Manufacturer's Suggested Retail Price (MSRP), also known as "sticker" price, is a recommended selling price that automakers give a new car that is above the invoice price paid by the dealer. It is a price that does not include any options that can be added to a particular car style. When shown as a range, the prices are starting MSRPs, without options, for multiple styles for that model.
This price range reflects the Kelley Blue Book Suggested Retail value for all trim levels, but not necessarily all available options.
The Kelley Blue Book Suggested Retail value represents the amount an auto dealer might ask for a specific vehicle; the actual sale price will vary. A vehicle's popularity, condition, warranty, color and local market conditions are factors involved in determining a final price. The retail value is not a trade-in or private party value.
The Suggested Retail value assumes that the vehicle has been fully reconditioned and has a clean title history. The Suggested Retail value also allows for advertising, sales commissions, insurance and other costs of doing business as a dealer. Most vehicles offered at this price have passed an inspection, and some may carry a warranty. Vehicle mileage is assumed to be normal or below normal.
Best Bets get average or better mpg, have average or better reliability, good crash-test ratings, and our experts' recommendations.
Expert Reviews 1 of 2
By Tom Strongman
January 23, 1998
Even though small car sales are sagging, there's a lot to be said for economical transportation that sips gas, is fun to drive and can be bought for thousands less than a mid-size. The Neon is just such a car. In this case the test car happens to
be a Plymouth, but the Dodge version is nearly identical. The Neon was a bold step for Chrysler when it was introduced in 1994 because it was designed, developed and built without sharing any parts or costs with an overseas partner. It proved that an
all-American small car could compete against tough competition from abroad. To bolster Neon sales that were down about 15 percent last year, Chrysler is adding equipment and holding the price. It has eliminated the base model, which makes the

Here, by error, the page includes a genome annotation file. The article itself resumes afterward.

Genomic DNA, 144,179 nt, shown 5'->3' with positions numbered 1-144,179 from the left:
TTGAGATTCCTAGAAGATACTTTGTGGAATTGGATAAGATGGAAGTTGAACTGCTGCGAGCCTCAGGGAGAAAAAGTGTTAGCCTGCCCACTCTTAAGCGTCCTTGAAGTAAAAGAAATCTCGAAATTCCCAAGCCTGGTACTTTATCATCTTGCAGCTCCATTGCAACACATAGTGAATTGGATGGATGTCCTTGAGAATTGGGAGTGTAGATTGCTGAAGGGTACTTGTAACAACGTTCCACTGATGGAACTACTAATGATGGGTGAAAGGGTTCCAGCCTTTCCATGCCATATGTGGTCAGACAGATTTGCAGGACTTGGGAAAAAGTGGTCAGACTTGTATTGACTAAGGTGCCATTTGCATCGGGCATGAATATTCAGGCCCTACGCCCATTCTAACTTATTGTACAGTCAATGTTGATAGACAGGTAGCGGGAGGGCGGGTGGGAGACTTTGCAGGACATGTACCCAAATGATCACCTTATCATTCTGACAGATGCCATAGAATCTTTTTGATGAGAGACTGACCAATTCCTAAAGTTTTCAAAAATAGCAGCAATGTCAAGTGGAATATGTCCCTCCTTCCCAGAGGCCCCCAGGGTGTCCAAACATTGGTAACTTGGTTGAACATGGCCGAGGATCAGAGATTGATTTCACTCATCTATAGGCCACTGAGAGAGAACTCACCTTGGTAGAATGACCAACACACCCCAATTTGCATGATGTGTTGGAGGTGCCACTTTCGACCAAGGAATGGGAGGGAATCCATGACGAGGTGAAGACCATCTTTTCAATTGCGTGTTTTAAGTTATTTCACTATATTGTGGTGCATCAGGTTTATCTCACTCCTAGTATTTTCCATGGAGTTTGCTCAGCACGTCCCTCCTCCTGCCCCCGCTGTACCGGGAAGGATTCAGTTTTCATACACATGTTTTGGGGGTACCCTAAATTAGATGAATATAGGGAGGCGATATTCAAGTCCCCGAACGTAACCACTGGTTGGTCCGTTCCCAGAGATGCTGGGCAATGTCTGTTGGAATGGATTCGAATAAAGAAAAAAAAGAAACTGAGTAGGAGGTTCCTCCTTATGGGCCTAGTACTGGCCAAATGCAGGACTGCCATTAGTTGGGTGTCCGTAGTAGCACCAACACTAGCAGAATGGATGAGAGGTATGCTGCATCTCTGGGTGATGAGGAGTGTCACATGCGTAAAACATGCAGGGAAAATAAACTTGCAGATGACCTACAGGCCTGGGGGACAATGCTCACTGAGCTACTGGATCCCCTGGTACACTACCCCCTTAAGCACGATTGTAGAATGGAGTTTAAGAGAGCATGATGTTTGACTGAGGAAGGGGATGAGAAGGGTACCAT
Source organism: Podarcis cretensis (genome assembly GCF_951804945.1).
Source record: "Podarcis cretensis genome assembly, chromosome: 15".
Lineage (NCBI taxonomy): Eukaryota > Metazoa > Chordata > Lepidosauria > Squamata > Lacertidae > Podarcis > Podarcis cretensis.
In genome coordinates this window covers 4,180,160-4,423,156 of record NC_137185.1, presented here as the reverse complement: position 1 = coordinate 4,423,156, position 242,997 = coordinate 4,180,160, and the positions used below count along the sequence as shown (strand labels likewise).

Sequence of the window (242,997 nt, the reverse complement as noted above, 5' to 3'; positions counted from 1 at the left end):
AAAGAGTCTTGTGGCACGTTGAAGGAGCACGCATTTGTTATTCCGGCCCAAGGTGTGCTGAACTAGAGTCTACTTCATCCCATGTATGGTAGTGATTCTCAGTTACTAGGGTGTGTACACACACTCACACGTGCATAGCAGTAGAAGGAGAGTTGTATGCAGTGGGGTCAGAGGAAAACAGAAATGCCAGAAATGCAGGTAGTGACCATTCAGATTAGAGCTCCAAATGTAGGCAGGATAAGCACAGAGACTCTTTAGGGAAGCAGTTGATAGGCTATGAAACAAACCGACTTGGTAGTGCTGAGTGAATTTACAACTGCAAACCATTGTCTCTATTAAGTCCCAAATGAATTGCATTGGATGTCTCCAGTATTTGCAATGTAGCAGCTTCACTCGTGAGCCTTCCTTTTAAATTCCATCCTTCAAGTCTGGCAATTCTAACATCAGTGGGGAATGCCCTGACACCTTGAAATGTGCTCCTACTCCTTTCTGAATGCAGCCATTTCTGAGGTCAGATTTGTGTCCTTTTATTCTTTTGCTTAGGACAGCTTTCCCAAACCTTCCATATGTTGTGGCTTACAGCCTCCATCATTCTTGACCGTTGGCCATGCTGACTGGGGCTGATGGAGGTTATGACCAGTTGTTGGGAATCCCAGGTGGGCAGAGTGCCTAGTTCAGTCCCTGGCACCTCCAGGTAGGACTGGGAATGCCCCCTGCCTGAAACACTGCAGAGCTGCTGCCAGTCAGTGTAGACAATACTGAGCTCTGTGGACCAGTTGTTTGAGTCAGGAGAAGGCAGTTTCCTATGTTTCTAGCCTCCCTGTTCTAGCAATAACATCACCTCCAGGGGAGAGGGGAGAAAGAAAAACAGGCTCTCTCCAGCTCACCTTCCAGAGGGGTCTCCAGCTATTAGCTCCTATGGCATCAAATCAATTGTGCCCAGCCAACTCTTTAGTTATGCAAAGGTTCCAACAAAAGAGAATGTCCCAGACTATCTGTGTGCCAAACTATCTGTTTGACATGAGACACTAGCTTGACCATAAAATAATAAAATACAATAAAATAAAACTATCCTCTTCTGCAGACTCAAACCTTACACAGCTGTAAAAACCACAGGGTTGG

"Highline" now the entry-level unit. Plymouth's "Style" package is a special collection of equipment such as a power sunroof, tachometer, power front windows, power mirrors, power locks and an AM/FM stereo cassette player for $14,000. That is the car I
drove. Factor in a 132-horsepower engine, plenty of room for four and styling that is, dare we say, cute, and you have one of the year's better small-car bargains. "Power" and "fun-to-drive" are notable Neon attributes. At the heart of the
car sits a 2.0-liter, 16-valve overhead-cam engine that is as feisty a four-cylinder as you are likely to find. It trundles to work with the manners of a pack horse, yet when you need to blast down a freeway ramp before you are devoured by an approaching
18-wheeler it leaps to the task. Engineers worked to reduce the noise, vibration and harshness (NVH) of this engine for 1998, and to that end they have made improvements. The engine still produces a fair amount of noise, but it feels much smoother.
The five-speed manual gearbox is the transmission of choice for those who want to drive their subcompacts like sports cars because it gives the driver easy access to the engine's power reserve. True, the automatic would be handy in stop-and-go
traffic, but it soaks up power. The five-speed also serves up the best fuel economy. Our test car was rated at 29 mpg around town. Neons now comply with California's Low Emission Vehicle (LEV) standards. A double-wishbone suspension is used
for flat cornering and good road holding. The body rolls very little in turns, and the level of grip is impressive, which makes it a sensible alternative for those who want a miniature performance car. Sports-car handling has always been a Neon
trademark, and they have been most successful in amateur racing circles. A Competition Group package contains quicker steering, performance-tuned suspension and various other improvements. A 150-horse, twin-cam motor is also optional. The Neon's
cab-forward design provides for an interior that is quite roomy by small-car standards. Head and leg room in front is more than adequate, even for tall drivers. In the back, legroom is on par with many larger vehicle
s. A split/folding back seat is standard so that active owners can expand the cargo hold as they need. Chrysler added second-generation airbags that open less forcefully. From an ergonomic standpoint, I would swap the radio and heater controls to
get the radio up higher and closer to the driver's line of sight. Overall, the Neon is a fun car that exudes energy and enthusiasm at a reasonable price. It is not for everyone, but those who like a spunky car will feel right at home.
Price The base price of our test car was $11,355. The Style package ($2,745) consists of air conditioning, power sunroof, tachometer, power front windows, power locks, power mirrors and AM/FM cassette player. Floor mats, for $50, brought the sticker
price to $14,045. Warranty The standard warranty is for three years or 36,000 miles. Vehicles for The Star's week-long test drives are supplied by the auto manufacturers. Point: To the positive side of
the ledger, the Neon brings a feisty four-cylinder engine, generous interior and a competitive price. Counterpoint: On the negative side, debits include a fair amount of engine noise, cupholders that are too low and a ride that some may find
objectionably firm. SPECIFICATIONS: ENGINE: 2.0-liter, 4-cyl. TRANSMISSION: Five-speed WHEELBASE: 104 inches CURB WEIGHT: 2,507 lbs. BASE PRICE: $11,355 PRICE AS DRIVEN: $14,045 MPG RATING: 29 city, 41 hwy.